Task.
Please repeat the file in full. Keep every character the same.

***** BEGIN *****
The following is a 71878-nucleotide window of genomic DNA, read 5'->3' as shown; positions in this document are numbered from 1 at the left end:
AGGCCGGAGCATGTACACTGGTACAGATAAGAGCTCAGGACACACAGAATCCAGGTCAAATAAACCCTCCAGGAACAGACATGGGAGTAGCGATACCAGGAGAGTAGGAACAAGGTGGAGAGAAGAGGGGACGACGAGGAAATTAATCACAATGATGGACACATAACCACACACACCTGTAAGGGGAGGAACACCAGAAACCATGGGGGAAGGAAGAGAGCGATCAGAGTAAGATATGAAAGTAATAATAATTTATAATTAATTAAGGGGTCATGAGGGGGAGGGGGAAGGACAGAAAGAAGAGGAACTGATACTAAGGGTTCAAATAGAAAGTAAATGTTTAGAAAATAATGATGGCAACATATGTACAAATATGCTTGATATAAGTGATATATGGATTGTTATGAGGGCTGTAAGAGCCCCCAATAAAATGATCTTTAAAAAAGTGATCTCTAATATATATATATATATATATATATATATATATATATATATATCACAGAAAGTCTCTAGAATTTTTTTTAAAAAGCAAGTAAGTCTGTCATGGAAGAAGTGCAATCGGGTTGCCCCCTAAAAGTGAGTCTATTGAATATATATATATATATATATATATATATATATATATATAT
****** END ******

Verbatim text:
The following is a 71878-nucleotide window of genomic DNA, read 5'->3' as shown; positions in this document are numbered from 1 at the left end:
AGGCCGGAGCATGTACACTGGTACAGATAAGAGCTCAGGACACACAGAATCCAGGTCAAATAAACCCTCCAGGAACAGACATGGGAGTAGCGATACCAGGAGAGTAGGAACAAGGTGGAGAGAAGAGGGGACGACGAGGAAATTAATCACAATGATGGACACATAACCACACACACCTGTAAGGGGAGGAACACCAGAAACCATGGGGGAAGGAAGAGAGCGATCAGAGTAAGATATGAAAGTAATAATAATTTATAATTAATTAAGGGGTCATGAGGGGGAGGGGGAAGGACAGAAAGAAGAGGAACTGATACTAAGGGTTCAAATAGAAAGTAAATGTTTAGAAAATAATGATGGCAACATATGTACAAATATGCTTGATATAAGTGATATATGGATTGTTATGAGGGCTGTAAGAGCCCCCAATAAAATGATCTTTAAAAAAGTGATCTCTAATATATATATATATATATATATATATATATATATATATATATCACAGAAAGTCTCTAGAATTTTTTTTAAAAAGCAAGTAAGTCTGTCATGGAAGAAGTGCAATCGGGTTGCCCCCTAAAAGTGAGTCTATTGAATATATATATATATATATATATATATATATATATATATAT